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Book of the Month: Schola Caritatis: Learning the Rhythms of God's Amazing Love

  Starting a new feature for the next several months called Book of the Month.  I will present one of my books and tell you a little of the ...

Sunday, September 6, 2015


God has been teaching me a lot about humility lately; some through prayer and scripture, and some through hard experience.  He is teaching me about the great value of being unnoticed, unseen, and unnecessary.  He has actually been teaching me about these things for years, but finally, I think (and hope), I am beginning to embrace what he is trying to do in me.  Madeleine L'Engle once wrote: "When we are self-conscious, we cannot be wholly aware; we must throw ourselves out first."  It seems that this throwing ourselves out is what the work of humility is all about; that we might be fully aware of God, and what he desires, and what he is up to within and around us.

Humility is such a good and beautiful--and terrible--thing.  It creates such open, receptive soil in our souls.  It opens our ears, and our hearts, to God's voice because it keeps us from being so full of our own.  Humility brings about freedom and wholeness because it releases us from the burden of constantly having something to prove.  It empties us of self and creates space for God to move and to act by preparing our souls to receive whatever he might desire to plant in us.  It is a dying that makes way for a Living.  It is an emptying that makes space for a Filling.  It is an absence that makes us aware of a Presence.  It is a sorrow that brings about a Joy.  It is a letting go that leads to a Taking Hold.  And I have a suspicion that this work of humility God is doing within me is not so much a season as it is a destination--calling me to a new way of being.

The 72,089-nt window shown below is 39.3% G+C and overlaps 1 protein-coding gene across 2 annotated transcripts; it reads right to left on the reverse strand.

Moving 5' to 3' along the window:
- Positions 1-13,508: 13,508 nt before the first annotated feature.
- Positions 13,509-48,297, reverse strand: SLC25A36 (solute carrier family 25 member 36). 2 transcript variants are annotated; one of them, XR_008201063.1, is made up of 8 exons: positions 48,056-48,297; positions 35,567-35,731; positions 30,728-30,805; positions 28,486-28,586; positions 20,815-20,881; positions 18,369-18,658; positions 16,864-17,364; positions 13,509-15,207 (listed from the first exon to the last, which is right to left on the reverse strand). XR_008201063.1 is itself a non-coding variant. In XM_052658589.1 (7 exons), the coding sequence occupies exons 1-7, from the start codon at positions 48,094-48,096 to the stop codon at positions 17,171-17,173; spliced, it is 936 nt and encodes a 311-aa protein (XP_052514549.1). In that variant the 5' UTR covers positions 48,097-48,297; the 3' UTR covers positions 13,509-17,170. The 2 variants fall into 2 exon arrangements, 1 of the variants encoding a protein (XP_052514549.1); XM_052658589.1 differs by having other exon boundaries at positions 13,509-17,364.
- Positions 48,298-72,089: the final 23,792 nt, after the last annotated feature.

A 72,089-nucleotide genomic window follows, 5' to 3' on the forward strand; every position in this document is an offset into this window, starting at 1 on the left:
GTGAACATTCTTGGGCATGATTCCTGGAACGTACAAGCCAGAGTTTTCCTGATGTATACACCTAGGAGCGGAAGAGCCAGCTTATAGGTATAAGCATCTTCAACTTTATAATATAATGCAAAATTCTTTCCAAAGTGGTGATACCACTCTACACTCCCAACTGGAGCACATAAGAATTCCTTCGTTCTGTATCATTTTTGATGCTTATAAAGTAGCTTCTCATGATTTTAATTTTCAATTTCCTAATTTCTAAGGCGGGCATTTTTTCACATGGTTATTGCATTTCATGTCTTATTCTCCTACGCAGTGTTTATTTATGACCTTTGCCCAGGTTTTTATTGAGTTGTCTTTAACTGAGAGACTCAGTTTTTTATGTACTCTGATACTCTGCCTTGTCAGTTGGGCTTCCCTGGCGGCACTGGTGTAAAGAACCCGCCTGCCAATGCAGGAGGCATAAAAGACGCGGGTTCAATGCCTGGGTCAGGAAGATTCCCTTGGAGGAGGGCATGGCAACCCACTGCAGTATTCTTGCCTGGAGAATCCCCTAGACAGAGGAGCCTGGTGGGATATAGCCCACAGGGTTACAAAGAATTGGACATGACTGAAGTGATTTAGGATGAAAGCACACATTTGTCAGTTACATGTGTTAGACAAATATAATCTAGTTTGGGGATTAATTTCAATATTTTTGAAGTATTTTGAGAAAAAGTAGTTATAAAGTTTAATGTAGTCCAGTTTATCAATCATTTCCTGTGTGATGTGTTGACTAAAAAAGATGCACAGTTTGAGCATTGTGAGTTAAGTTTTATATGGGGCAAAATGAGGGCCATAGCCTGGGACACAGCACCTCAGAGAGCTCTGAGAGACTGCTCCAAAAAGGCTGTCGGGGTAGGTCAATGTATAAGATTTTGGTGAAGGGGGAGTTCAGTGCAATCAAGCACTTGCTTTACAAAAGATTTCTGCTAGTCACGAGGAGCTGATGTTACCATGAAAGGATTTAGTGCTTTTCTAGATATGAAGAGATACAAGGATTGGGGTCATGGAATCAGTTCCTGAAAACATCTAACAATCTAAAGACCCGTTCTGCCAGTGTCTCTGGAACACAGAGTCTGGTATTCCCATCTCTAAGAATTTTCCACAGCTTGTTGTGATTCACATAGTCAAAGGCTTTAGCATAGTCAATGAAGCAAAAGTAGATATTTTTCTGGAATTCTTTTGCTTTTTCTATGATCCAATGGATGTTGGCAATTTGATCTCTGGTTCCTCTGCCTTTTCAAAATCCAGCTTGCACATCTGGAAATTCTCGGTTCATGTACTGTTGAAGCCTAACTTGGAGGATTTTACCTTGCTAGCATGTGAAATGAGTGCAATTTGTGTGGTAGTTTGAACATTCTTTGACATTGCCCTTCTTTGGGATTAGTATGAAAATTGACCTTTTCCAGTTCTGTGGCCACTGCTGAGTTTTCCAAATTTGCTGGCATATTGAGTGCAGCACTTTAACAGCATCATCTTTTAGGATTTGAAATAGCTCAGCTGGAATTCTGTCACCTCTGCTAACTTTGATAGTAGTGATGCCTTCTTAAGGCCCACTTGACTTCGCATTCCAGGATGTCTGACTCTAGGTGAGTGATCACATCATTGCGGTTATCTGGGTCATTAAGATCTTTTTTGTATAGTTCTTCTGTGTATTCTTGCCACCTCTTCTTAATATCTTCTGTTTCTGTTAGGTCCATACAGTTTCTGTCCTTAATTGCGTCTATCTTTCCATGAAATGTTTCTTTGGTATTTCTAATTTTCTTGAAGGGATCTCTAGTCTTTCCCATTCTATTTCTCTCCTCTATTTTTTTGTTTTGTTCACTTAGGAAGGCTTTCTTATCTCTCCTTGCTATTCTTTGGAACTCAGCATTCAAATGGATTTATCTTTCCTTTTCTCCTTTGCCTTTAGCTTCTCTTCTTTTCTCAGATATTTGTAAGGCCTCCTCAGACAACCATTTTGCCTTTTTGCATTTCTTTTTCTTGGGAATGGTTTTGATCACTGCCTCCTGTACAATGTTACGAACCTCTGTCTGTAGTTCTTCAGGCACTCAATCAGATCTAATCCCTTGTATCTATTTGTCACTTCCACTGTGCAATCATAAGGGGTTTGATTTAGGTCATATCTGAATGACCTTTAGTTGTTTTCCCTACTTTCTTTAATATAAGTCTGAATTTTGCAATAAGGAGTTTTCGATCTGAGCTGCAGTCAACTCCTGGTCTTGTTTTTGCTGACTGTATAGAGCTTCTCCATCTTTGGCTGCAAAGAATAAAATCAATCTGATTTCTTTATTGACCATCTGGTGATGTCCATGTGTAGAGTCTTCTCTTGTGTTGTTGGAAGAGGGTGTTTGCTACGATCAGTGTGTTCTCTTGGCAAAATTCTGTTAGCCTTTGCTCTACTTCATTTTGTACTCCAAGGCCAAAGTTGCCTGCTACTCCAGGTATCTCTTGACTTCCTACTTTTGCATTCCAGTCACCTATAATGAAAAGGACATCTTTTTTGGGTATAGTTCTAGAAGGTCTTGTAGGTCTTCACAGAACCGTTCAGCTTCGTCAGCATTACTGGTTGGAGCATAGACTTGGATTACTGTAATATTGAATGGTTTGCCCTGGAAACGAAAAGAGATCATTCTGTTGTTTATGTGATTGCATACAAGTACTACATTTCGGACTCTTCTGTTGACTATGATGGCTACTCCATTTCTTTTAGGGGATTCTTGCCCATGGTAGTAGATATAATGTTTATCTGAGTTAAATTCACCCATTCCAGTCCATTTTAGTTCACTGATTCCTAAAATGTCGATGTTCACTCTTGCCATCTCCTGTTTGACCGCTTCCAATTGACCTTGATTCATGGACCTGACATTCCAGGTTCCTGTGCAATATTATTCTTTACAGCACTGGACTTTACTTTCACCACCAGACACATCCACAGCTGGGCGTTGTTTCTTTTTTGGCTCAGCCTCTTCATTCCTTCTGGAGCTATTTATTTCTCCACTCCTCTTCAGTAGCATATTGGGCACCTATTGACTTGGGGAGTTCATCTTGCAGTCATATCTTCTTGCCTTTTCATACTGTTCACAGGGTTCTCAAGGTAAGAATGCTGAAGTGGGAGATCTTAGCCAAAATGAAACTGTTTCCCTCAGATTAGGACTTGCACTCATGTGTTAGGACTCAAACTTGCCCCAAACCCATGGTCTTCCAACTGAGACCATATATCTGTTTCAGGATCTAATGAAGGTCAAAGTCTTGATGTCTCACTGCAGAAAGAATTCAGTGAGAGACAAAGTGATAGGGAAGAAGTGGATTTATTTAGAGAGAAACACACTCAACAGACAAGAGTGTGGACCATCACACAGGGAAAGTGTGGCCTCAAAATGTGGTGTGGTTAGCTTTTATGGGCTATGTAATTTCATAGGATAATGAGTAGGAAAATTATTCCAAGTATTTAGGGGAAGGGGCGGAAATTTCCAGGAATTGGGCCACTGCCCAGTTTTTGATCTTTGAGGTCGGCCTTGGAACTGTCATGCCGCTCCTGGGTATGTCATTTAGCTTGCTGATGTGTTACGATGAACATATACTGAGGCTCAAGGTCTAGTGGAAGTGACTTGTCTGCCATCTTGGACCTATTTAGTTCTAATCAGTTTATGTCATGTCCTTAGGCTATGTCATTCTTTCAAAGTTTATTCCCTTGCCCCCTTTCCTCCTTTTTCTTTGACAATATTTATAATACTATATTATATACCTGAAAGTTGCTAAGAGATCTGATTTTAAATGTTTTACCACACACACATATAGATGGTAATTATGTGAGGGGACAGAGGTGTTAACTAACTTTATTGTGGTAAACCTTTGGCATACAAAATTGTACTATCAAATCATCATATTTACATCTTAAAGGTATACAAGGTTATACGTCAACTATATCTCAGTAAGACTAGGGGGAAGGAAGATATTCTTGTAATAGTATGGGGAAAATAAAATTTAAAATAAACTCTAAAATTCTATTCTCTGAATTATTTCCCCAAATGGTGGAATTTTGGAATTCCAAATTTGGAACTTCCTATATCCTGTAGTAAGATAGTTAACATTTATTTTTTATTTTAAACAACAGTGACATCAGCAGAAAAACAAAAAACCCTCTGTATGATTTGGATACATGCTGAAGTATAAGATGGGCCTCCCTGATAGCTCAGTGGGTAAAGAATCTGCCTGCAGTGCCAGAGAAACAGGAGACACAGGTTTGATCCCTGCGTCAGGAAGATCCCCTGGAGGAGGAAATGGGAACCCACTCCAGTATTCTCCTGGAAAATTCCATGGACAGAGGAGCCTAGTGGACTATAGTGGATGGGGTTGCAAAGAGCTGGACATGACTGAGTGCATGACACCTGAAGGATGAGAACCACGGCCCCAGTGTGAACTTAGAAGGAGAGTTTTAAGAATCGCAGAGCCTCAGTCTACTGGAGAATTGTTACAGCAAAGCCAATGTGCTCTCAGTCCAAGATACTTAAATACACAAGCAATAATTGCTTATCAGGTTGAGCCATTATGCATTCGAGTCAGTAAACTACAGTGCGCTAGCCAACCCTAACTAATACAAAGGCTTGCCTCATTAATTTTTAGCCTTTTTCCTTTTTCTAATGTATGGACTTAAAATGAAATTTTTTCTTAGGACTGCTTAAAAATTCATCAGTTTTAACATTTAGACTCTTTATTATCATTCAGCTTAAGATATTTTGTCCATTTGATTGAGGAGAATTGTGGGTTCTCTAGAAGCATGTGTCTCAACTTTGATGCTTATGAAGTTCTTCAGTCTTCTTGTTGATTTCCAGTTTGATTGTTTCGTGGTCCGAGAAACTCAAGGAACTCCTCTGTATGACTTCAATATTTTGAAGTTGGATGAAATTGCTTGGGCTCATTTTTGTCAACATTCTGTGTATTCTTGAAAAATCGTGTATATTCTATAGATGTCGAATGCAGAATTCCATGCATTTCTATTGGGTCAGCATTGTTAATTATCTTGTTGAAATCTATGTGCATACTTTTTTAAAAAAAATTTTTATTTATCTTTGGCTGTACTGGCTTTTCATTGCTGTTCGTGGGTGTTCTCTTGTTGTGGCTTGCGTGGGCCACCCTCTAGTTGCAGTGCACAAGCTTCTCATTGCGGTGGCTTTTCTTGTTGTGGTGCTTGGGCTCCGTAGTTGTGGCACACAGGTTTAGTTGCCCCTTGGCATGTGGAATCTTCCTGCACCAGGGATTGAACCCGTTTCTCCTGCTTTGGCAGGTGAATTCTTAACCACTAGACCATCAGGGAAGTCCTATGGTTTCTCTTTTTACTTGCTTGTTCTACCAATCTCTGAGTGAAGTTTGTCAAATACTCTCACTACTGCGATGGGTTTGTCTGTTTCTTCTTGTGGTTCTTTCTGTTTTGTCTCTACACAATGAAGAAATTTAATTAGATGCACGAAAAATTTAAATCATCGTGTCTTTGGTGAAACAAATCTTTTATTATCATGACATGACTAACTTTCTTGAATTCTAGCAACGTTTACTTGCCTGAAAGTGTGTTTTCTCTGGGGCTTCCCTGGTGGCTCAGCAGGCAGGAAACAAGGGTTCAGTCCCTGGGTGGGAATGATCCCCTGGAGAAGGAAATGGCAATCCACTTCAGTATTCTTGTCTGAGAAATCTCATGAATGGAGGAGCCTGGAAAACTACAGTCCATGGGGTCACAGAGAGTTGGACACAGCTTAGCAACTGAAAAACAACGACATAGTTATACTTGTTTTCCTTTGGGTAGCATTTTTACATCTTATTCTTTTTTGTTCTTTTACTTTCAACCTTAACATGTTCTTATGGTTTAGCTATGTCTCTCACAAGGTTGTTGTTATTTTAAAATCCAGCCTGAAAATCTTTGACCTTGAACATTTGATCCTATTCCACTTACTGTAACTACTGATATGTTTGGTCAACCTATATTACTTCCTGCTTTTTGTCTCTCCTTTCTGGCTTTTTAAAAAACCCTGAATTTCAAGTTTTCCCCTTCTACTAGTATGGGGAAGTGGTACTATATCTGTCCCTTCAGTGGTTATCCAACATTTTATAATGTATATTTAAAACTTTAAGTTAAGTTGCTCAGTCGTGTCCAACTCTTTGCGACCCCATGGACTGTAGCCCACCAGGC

Eugene Peterson said it this way: "When God became human in Jesus, he showed us how to be complete human beings before him.  We do it the way Jesus did it, by becoming absolutely needy and dependent on the Father.  Only when we stand emptied, stand impoverished before God can we receive what only empty hands can receive.  This is the poverty of spirit in which Jesus blesses us (Matt. 5:3). 

Lord Jesus, let humility do its work in me: emptying me of self, opening my ears to your voice, softening my heart to those around me, and allowing me to be, and to love, more like You each day.  Amen.